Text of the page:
Brocade Accelerates SDN to 100Gbps
Software defined networking (SDN) is getting a major boost this week from networking vendor Brocade. SDN is a way to separate the control from the data plan, creating a programmable network flow. It's a new approach being embraced by networking vendors big and small.
OpenFlow on Brocade's MLX 100GbE routers
Brocade is now one of the big vendors fully supporting SDN and the OpenFlow protocol on its existing MLX series of 100 gigabit Ethernet (GbE) routers. Going a step beyond just supporting SDN, Brocade is also providing new models for how SDN can be deployed on the network alongside traditional routing tables.
"We're creating an evolutionary model where network administrators can add OpenFlow into an existing networking paradigm without changing the way that traditional forwarding works," Keith Stewart, director product management at Brocade told Enterprise Networking Planet. "
OpenFlow is the cornerstone open source protocol that is used for SDNs, but it's not the only technology that is needed to fully create a programmable network.
"Software defined networking is about figuring out how to virtualize the network and create arbitrary logical topology on top of physical topology," Stewart said. "It's about how I add new differentiated service offerings on top existing infrastructure and it's about automating and orchestrating the new environment."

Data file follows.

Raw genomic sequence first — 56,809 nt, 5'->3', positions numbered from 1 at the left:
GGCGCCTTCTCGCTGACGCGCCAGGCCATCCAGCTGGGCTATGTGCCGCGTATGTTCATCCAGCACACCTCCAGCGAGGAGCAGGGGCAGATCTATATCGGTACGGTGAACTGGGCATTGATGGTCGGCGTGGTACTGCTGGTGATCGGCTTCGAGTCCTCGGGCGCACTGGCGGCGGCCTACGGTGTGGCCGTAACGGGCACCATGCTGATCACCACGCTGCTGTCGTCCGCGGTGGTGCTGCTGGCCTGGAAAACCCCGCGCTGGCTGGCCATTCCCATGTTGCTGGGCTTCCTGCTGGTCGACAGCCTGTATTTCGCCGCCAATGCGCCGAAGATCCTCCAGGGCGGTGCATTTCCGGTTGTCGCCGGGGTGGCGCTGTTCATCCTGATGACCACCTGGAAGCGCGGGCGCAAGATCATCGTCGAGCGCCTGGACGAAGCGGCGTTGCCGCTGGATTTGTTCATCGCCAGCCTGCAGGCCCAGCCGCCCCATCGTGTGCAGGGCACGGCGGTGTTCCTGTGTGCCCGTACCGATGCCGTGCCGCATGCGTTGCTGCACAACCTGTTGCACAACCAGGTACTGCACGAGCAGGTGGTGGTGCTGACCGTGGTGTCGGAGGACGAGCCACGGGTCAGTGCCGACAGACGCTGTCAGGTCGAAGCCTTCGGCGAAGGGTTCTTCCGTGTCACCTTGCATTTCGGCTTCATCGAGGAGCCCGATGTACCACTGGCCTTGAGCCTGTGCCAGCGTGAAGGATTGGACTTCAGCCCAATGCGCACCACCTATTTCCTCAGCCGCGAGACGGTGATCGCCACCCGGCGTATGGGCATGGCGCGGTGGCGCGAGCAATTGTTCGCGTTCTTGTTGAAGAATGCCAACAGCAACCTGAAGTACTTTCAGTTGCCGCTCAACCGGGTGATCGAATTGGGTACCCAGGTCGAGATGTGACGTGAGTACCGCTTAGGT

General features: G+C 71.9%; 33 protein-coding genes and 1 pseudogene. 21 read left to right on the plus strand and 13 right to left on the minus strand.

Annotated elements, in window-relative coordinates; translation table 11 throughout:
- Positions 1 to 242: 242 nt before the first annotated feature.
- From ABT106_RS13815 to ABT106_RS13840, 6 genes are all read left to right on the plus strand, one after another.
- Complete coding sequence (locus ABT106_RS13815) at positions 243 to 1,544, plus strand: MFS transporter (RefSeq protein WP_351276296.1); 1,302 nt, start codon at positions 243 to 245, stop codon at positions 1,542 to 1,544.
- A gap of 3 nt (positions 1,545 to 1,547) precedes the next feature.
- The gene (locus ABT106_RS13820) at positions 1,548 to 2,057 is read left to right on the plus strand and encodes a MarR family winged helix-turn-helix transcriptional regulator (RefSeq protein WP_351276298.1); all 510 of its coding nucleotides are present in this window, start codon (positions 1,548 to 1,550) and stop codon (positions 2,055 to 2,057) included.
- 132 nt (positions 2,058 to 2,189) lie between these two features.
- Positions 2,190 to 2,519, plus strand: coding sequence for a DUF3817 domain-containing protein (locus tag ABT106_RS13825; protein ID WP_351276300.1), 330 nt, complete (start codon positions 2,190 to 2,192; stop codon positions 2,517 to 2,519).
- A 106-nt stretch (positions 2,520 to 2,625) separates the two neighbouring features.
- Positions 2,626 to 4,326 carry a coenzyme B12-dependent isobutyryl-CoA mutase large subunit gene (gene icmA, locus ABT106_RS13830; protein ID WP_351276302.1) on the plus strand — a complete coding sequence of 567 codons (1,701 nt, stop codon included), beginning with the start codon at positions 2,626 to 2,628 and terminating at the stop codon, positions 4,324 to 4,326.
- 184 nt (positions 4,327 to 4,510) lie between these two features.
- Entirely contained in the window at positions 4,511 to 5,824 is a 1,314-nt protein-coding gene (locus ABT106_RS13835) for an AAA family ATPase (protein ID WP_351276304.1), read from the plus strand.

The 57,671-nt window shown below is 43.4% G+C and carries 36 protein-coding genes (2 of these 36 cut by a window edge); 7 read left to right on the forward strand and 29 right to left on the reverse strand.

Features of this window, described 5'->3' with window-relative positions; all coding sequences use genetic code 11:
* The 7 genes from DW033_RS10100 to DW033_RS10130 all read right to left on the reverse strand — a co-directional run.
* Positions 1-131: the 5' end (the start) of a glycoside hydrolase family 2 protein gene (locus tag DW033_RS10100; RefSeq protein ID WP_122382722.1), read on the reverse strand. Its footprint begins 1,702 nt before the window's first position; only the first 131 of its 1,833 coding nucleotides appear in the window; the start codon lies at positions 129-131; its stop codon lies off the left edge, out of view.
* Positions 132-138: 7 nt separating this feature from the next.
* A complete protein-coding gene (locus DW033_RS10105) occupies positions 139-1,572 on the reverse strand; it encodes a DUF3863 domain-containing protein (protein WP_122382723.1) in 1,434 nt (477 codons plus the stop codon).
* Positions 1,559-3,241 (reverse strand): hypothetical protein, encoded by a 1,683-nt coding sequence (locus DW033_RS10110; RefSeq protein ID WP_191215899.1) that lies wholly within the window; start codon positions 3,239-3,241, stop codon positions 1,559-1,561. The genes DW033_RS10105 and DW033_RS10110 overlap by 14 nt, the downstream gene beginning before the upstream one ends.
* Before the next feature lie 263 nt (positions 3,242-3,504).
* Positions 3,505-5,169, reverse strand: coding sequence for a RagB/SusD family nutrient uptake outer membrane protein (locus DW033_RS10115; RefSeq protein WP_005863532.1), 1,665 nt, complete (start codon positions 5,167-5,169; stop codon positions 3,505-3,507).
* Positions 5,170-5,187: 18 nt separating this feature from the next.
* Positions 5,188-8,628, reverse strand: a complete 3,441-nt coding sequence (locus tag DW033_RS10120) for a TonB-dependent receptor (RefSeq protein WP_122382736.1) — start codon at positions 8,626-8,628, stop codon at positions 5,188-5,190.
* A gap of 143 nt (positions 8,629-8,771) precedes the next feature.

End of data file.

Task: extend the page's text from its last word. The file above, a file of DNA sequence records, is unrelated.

From a Brocade product perspective, the NetIron OS 5.4 release that powers the MLX and MLXe series of routers now supports OpenFlow. The MLXe is the flagship Brocade router delivering as much as 15.36 terabits per second. The MLXe can scale as high as 32 ports of 100GbE.
"In the case of OpenFlow, we've enabled it in hardware for flows up to the full capacity of whatever system you're using." Daniel Williams, director of Product Marketing at Brocade told Enterprise Networking Planet.
Programmable packet processors
Hardware support is enabled by way of a programmable packet processor architecture with FPGAs. New microcode can be introduced to the FPGAs to provide hardware support for protocols that run on the control plane.
From an implementation perspective, OpenFlow can be delivered in a native as well as a hybrid mode.
"Hybrid mode is the ability to have simultaneous support for OpenFlow and traditional forwarding," Williams said. "So the customer can deploy an MLX into an existing network where the traffic is handled by traditional routing and then selectively enable OpenFlow."
The hybrid mode is being delivered to two different flavors. One is the Protected Mode which is intended for research facilities. In Protected Mode, the OpenFlow capabilities cannot affect traffic forwarding handled via traditional forwarding.
"Research networks are designed to have a production network where they want most of the traffic routed with traditional means," Williams said. "But they also want to enable researchers to use OpenFlow to move certain flows of traffic across a network."
The other flavor of hybrid OpenFlow is Unprotected Mode which is targeted as service providers.
"In this case, service providers want most traffic to be handled in a routed situation and then they use OpenFlow to selectively pull flows of traffic off routed infrastructure for special handling," Williams said. "In this case, OpenFlow can change the behavior of the traffic that you see on the normal routed network."